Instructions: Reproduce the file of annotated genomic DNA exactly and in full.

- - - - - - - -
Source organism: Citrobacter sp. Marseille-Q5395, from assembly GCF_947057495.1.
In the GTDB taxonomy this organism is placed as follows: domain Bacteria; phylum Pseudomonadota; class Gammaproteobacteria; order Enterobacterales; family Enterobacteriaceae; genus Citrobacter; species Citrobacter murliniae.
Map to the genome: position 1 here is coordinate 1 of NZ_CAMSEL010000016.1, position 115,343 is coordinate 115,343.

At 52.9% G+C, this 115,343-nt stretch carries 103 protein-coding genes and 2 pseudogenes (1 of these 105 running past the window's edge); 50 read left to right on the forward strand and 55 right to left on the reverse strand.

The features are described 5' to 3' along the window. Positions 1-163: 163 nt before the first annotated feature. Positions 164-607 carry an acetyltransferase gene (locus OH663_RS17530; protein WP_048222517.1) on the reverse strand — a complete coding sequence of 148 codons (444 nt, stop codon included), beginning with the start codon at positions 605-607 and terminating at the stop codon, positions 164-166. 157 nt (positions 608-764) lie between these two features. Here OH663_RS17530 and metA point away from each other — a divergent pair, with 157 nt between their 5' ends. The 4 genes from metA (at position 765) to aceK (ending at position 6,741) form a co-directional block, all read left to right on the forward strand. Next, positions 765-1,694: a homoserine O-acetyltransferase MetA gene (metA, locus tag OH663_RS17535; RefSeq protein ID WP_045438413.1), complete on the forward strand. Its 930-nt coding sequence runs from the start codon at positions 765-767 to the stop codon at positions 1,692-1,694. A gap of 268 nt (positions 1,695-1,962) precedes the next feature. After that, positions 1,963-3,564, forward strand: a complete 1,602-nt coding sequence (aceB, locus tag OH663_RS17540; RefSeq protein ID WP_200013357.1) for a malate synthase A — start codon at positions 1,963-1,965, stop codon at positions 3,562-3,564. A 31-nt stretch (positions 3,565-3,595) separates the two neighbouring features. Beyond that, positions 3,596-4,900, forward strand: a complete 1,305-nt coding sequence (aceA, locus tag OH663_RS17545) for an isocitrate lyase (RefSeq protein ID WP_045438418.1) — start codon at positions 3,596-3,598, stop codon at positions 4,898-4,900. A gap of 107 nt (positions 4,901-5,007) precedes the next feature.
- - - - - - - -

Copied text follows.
Source organism: Citrobacter sp. Marseille-Q5395, from assembly GCF_947057495.1.
In the GTDB taxonomy this organism is placed as follows: domain Bacteria; phylum Pseudomonadota; class Gammaproteobacteria; order Enterobacterales; family Enterobacteriaceae; genus Citrobacter; species Citrobacter murliniae.
Map to the genome: position 1 here is coordinate 1 of NZ_CAMSEL010000016.1, position 115,343 is coordinate 115,343.

At 52.9% G+C, this 115,343-nt stretch carries 103 protein-coding genes and 2 pseudogenes (1 of these 105 running past the window's edge); 50 read left to right on the forward strand and 55 right to left on the reverse strand.

The features are described 5' to 3' along the window. Positions 1-163: 163 nt before the first annotated feature. Positions 164-607 carry an acetyltransferase gene (locus OH663_RS17530; protein WP_048222517.1) on the reverse strand — a complete coding sequence of 148 codons (444 nt, stop codon included), beginning with the start codon at positions 605-607 and terminating at the stop codon, positions 164-166. 157 nt (positions 608-764) lie between these two features. Here OH663_RS17530 and metA point away from each other — a divergent pair, with 157 nt between their 5' ends. The 4 genes from metA (at position 765) to aceK (ending at position 6,741) form a co-directional block, all read left to right on the forward strand. Next, positions 765-1,694: a homoserine O-acetyltransferase MetA gene (metA, locus tag OH663_RS17535; RefSeq protein ID WP_045438413.1), complete on the forward strand. Its 930-nt coding sequence runs from the start codon at positions 765-767 to the stop codon at positions 1,692-1,694. A gap of 268 nt (positions 1,695-1,962) precedes the next feature. After that, positions 1,963-3,564, forward strand: a complete 1,602-nt coding sequence (aceB, locus tag OH663_RS17540; RefSeq protein ID WP_200013357.1) for a malate synthase A — start codon at positions 1,963-1,965, stop codon at positions 3,562-3,564. A 31-nt stretch (positions 3,565-3,595) separates the two neighbouring features. Beyond that, positions 3,596-4,900, forward strand: a complete 1,305-nt coding sequence (aceA, locus tag OH663_RS17545) for an isocitrate lyase (RefSeq protein ID WP_045438418.1) — start codon at positions 3,596-3,598, stop codon at positions 4,898-4,900. A gap of 107 nt (positions 4,901-5,007) precedes the next feature.